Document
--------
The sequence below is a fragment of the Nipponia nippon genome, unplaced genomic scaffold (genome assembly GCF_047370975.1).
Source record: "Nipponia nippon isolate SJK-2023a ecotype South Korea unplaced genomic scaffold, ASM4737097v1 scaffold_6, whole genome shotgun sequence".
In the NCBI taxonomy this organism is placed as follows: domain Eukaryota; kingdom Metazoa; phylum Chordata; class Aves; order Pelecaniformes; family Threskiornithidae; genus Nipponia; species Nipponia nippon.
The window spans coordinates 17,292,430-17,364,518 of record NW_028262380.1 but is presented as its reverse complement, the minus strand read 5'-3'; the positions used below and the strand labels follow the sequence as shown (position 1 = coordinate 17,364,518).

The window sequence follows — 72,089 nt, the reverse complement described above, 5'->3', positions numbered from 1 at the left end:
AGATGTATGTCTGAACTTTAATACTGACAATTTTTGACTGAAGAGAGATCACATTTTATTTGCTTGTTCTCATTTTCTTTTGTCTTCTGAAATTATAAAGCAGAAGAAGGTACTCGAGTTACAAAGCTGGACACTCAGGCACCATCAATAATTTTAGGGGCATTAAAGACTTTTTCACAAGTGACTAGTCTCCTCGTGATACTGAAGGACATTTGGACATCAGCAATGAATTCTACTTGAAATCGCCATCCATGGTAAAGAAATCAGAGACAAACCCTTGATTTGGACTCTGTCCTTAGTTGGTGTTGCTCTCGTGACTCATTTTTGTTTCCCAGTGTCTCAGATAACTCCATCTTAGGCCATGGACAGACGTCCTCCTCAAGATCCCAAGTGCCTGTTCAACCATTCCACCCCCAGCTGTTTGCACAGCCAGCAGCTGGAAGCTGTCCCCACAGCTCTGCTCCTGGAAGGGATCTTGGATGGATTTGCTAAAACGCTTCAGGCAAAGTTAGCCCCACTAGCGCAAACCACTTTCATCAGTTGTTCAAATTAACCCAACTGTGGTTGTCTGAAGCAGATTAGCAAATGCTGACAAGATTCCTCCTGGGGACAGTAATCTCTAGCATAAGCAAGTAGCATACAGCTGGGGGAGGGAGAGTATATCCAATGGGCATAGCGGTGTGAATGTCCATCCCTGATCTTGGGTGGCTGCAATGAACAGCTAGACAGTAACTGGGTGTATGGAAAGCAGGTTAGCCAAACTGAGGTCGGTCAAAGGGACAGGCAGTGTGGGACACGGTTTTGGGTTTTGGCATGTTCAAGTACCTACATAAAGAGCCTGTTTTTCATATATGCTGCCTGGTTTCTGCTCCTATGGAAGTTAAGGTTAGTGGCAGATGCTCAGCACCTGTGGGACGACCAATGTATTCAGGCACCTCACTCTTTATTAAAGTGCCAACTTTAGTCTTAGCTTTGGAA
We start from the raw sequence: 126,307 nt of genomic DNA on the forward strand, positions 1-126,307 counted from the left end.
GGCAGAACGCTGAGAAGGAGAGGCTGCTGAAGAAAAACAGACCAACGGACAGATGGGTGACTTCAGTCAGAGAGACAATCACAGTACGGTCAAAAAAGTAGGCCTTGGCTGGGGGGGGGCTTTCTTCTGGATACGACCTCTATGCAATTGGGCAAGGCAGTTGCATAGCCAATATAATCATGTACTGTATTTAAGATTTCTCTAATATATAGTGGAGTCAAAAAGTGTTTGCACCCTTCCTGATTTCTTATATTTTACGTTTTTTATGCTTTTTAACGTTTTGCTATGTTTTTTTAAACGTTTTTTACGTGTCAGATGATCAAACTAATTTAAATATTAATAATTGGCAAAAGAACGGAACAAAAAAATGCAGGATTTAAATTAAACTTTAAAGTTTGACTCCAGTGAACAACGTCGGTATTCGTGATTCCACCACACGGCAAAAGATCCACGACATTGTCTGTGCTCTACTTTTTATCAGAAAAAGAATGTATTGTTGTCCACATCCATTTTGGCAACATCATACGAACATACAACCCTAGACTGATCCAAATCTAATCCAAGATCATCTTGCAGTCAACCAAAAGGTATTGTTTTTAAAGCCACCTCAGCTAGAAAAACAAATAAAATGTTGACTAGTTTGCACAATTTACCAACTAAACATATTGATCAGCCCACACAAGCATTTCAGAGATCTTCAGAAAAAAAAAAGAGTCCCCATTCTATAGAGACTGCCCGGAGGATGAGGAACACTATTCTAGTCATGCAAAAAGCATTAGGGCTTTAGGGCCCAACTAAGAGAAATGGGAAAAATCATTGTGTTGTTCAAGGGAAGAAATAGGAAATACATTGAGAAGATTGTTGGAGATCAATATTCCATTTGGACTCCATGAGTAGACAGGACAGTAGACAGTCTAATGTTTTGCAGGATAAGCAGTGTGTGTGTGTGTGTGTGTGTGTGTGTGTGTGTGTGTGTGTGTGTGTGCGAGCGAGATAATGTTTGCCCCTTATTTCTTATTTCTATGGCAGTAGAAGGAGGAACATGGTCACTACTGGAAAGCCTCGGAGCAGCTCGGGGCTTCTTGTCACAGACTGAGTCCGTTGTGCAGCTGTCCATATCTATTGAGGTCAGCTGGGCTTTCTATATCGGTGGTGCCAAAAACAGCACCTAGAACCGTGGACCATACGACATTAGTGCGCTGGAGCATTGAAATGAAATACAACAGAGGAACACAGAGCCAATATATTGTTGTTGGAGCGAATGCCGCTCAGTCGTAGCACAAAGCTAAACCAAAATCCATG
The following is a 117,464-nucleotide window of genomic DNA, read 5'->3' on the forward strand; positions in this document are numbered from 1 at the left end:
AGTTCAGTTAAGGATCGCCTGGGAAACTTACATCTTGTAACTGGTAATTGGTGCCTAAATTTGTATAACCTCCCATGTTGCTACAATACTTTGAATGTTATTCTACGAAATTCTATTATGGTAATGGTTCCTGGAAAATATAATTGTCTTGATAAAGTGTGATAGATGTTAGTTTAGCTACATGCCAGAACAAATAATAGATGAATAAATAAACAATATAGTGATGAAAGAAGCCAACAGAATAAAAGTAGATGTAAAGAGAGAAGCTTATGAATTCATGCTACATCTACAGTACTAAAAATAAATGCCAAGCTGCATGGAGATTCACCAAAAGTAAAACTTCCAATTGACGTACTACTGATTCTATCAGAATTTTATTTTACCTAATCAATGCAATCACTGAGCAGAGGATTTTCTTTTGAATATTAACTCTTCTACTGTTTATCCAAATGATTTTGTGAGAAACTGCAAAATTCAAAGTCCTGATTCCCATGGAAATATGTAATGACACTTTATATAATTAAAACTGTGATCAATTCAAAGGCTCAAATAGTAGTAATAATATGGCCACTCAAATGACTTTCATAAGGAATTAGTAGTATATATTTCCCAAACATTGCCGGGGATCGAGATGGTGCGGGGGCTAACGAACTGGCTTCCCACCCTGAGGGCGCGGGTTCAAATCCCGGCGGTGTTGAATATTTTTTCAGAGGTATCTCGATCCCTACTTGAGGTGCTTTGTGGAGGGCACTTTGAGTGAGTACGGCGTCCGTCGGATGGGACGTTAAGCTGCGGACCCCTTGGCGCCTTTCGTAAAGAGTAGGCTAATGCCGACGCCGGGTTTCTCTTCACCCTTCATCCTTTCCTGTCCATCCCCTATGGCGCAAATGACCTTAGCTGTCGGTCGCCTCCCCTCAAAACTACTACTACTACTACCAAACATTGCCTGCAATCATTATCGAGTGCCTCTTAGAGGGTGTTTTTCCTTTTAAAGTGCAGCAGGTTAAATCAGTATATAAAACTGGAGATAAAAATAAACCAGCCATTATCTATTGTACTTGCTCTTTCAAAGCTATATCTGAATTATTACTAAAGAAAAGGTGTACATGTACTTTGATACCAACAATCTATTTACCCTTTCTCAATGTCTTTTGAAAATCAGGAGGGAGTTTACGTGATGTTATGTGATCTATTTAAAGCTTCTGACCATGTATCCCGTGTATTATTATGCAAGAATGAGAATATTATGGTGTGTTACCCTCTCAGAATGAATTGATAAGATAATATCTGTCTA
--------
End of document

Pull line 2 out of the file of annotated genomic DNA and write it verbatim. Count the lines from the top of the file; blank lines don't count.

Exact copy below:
Source record: "Nipponia nippon isolate SJK-2023a ecotype South Korea unplaced genomic scaffold, ASM4737097v1 scaffold_6, whole genome shotgun sequence".